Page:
So when the embers of floon are burning low, ask yourself: Why is this hard? If it’s just the blahs, or self-doubt, or stress, you can keep going (unless you need a break for self-care, in which case absolutely take that). Your writing will not automatically be crap just because you feel like it’s crap. If you can’t light the fire, travel in the dark, and you can still make it to wonderful places.
But if you’re reluctant because your instincts are resisting where you’re taking the story—if your feet are dragging because they don’t want to go into the writing swamp ahead which you could avoid if you backtrack and take that bridge you saw—then listen. Figure out what the problem is, and fix it before you continue.
Of course, figuring out which is which can be tricky. But if it’s just a vague “eh, I’m not feeling it today,” don’t let that stop you!
Weirdly enough, you don’t actually have to believe in yourself to fly.
2 thoughts on “Floon and Flying”
This seems consistent with my own experiences with writing stuff (not under deadlines), as well as what I’ve heard from other authors writing under deadline. It can tricky, however, distinguishing “I am a writer and therefore everything I do is anxiety-ridden” from “there is a genuine problem with this story.”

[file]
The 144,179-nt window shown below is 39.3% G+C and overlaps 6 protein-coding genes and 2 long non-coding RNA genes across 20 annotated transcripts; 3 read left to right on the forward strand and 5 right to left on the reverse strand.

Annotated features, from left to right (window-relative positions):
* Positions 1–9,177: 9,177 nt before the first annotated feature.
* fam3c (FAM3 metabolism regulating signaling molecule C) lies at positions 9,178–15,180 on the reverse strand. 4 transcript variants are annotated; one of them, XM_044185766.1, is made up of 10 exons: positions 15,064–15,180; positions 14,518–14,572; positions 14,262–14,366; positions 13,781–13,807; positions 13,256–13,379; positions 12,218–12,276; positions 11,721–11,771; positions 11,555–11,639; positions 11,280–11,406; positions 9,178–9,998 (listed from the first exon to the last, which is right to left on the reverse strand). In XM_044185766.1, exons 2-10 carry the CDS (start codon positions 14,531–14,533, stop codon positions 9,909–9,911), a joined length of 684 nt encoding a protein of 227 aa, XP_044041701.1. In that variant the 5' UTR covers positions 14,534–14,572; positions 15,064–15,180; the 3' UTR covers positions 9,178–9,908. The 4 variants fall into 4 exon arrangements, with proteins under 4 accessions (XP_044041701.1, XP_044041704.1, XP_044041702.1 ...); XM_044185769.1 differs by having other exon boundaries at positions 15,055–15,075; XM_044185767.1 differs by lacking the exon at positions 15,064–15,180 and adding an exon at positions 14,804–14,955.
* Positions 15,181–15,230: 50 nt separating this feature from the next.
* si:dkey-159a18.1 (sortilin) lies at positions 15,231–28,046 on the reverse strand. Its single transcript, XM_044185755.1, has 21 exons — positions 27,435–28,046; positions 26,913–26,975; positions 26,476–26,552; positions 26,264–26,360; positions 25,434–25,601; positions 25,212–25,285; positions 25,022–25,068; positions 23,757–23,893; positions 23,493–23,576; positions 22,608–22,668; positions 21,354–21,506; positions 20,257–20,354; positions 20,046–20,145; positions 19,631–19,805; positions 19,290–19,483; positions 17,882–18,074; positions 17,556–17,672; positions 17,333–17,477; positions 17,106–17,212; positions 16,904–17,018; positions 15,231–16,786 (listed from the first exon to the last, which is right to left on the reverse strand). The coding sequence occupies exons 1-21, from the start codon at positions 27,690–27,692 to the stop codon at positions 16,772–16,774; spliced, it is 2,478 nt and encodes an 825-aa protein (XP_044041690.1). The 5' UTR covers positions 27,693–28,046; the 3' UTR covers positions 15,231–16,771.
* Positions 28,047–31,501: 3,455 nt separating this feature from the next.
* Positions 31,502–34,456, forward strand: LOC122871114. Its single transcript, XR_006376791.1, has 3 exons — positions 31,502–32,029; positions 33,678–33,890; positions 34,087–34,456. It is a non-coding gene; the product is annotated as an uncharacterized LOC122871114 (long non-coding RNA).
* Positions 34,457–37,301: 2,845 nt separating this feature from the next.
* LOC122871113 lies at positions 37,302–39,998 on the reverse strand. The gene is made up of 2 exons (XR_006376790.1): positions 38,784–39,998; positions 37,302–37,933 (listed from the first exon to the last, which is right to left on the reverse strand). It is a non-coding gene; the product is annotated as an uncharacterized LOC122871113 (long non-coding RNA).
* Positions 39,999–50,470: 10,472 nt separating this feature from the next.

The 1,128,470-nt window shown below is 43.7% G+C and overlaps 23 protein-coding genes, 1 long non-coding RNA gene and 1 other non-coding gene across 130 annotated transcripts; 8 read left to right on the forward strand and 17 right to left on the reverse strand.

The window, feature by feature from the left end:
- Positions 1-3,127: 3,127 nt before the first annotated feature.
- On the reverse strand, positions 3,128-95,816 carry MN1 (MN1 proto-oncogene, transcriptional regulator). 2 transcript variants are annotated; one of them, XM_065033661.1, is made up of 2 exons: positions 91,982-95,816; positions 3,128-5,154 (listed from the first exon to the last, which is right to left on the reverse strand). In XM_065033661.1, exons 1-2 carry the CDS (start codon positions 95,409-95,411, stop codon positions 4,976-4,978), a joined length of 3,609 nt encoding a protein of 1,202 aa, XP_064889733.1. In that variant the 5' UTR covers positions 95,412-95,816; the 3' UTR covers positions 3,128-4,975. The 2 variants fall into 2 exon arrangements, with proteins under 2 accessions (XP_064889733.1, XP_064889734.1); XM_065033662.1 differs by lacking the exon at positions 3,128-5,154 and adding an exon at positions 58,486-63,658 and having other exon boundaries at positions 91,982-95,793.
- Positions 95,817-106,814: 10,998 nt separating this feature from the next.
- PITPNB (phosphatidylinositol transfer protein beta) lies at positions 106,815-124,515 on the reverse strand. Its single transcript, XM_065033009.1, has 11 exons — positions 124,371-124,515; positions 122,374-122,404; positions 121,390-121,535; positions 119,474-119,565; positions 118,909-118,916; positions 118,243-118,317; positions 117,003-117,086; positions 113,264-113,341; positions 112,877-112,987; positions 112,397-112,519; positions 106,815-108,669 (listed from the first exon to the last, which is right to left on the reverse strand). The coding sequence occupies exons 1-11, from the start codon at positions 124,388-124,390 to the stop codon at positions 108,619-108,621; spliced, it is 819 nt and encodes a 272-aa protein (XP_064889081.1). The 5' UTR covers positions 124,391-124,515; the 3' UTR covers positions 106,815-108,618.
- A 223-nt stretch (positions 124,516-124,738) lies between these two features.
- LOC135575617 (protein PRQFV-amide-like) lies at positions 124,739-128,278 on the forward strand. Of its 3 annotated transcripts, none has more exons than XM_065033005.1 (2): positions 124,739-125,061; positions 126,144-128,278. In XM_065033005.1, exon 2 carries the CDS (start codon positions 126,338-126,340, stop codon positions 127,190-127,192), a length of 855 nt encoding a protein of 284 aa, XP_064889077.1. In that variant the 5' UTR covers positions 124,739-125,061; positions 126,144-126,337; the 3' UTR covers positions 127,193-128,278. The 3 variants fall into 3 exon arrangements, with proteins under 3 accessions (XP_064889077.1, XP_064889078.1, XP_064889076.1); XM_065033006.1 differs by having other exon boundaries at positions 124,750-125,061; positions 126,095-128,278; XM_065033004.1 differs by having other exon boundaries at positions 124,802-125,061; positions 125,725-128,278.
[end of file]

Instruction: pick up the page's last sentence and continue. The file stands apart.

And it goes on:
This is one case where I don’t necessarily think outside eyes help. Before a story is finished, I’m not sure readers can really give you the amount of perspective to make this decision.
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Yeah, I agree this is one where you have to go with your own instincts and beta reader feedback won’t be as helpful. And I have had it take me, like, 20K words to figure out the difference between a story problem and general low energy. I think in the future I’m going to ask myself “How would I feel about jumping to a different place in the story?” and if my enthusiasm goes up, then I know it’s a problem with the section I’m writing. Not a catch-all, but a clue.